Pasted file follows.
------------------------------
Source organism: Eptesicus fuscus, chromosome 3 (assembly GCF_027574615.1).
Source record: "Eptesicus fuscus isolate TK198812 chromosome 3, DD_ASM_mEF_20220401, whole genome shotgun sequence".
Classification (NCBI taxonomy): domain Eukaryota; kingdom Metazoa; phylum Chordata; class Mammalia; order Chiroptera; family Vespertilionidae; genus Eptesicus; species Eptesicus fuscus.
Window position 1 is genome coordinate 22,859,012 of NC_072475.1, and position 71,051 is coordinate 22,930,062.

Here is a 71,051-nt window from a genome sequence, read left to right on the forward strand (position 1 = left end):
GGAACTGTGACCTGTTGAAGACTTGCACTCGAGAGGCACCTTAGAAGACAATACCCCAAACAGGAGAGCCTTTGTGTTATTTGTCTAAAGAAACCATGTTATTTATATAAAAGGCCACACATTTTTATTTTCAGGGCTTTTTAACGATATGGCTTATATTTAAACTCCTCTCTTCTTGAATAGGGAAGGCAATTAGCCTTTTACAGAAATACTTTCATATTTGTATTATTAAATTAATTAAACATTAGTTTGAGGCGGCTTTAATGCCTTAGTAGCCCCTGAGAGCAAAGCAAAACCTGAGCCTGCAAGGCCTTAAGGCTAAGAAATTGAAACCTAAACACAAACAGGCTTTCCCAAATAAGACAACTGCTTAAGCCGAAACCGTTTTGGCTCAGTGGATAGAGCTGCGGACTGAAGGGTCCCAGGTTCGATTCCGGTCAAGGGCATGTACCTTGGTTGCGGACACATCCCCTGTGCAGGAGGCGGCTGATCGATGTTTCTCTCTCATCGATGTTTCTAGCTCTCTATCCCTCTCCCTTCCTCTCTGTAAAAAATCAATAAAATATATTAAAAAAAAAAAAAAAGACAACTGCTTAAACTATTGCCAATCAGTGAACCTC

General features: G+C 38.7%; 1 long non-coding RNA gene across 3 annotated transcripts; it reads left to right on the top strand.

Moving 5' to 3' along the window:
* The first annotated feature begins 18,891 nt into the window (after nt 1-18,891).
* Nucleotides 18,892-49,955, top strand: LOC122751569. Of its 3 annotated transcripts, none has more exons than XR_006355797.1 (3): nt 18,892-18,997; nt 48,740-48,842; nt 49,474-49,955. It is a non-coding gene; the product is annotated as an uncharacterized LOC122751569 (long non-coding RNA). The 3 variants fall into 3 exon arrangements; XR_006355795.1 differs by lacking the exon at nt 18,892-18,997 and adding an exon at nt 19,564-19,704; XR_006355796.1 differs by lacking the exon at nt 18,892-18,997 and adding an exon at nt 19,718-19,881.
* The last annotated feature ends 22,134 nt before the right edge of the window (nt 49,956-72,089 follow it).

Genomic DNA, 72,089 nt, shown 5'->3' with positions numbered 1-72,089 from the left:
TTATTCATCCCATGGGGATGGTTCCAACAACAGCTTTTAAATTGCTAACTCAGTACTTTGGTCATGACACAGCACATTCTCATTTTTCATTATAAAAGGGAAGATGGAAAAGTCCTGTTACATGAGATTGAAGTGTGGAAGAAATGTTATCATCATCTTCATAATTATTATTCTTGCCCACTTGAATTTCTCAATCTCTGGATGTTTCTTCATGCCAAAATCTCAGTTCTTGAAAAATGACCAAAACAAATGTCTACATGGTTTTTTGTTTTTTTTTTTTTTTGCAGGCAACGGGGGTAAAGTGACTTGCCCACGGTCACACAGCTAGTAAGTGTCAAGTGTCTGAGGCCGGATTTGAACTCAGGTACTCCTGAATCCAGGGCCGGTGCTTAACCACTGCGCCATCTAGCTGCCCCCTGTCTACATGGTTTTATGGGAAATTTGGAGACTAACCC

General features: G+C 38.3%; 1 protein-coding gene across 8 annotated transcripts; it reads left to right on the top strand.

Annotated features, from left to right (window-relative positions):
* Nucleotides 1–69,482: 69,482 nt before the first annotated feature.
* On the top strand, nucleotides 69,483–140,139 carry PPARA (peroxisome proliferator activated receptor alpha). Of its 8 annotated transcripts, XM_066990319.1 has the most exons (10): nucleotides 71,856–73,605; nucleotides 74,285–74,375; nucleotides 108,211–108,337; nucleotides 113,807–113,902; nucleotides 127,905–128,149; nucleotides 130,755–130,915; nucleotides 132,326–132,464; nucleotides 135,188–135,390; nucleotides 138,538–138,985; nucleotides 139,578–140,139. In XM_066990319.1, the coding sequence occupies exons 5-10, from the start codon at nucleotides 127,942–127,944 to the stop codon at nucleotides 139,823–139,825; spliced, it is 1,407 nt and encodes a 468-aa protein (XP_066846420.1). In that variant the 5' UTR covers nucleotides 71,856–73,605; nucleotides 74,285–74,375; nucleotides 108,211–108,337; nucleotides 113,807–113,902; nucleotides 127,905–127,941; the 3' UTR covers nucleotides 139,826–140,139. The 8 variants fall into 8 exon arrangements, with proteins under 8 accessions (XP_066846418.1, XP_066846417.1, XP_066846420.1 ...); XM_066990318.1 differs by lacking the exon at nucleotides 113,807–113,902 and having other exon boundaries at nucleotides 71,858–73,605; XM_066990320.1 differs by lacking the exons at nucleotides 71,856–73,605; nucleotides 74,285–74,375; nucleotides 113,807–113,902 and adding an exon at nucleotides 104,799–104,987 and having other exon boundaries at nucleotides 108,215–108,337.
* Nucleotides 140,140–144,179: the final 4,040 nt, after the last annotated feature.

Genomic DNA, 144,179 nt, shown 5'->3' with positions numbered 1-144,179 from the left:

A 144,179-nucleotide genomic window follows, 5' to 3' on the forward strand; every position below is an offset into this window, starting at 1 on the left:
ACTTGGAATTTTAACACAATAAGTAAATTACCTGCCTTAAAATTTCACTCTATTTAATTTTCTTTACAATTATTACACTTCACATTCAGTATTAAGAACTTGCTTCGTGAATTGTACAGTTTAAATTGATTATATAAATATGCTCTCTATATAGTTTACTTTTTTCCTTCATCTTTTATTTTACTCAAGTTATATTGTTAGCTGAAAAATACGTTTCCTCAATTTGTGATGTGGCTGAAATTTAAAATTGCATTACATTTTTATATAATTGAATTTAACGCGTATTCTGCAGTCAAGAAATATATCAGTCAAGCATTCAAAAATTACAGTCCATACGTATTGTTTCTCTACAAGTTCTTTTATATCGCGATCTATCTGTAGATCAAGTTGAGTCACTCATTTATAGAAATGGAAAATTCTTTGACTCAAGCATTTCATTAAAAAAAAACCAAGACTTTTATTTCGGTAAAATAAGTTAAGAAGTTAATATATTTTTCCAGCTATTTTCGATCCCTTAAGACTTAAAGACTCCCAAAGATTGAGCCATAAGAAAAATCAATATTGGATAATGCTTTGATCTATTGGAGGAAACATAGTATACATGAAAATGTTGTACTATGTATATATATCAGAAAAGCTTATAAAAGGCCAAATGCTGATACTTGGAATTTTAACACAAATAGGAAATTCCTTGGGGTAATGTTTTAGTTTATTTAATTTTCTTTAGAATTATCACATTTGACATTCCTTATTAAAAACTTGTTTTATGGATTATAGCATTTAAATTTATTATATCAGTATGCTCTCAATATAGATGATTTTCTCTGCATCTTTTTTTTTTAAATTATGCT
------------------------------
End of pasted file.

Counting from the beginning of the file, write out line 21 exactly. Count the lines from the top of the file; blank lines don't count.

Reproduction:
ACTTGGAATTTTAACACAATAAGTAAATTACCTGCCTTAAAATTTCACTCTATTTAATTTTCTTTACAATTATTACACTTCACATTCAGTATTAAGAACTTGCTTCGTGAATTGTACAGTTTAAATTGATTATATAAATATGCTCTCTATATAGTTTACTTTTTTCCTTCATCTTTTATTTTACTCAAGTTATATTGTTAGCTGAAAAATACGTTTCCTCAATTTGTGATGTGGCTGAAATTTAAAATTGCATTACATTTTTATATAATTGAATTTAACGCGTATTCTGCAGTCAAGAAATATATCAGTCAAGCATTCAAAAATTACAGTCCATACGTATTGTTTCTCTACAAGTTCTTTTATATCGCGATCTATCTGTAGATCAAGTTGAGTCACTCATTTATAGAAATGGAAAATTCTTTGACTCAAGCATTTCATTAAAAAAAAACCAAGACTTTTATTTCGGTAAAATAAGTTAAGAAGTTAATATATTTTTCCAGCTATTTTCGATCCCTTAAGACTTAAAGACTCCCAAAGATTGAGCCATAAGAAAAATCAATATTGGATAATGCTTTGATCTATTGGAGGAAACATAGTATACATGAAAATGTTGTACTATGTATATATATCAGAAAAGCTTATAAAAGGCCAAATGCTGATACTTGGAATTTTAACACAAATAGGAAATTCCTTGGGGTAATGTTTTAGTTTATTTAATTTTCTTTAGAATTATCACATTTGACATTCCTTATTAAAAACTTGTTTTATGGATTATAGCATTTAAATTTATTATATCAGTATGCTCTCAATATAGATGATTTTCTCTGCATCTTTTTTTTTTAAATTATGCT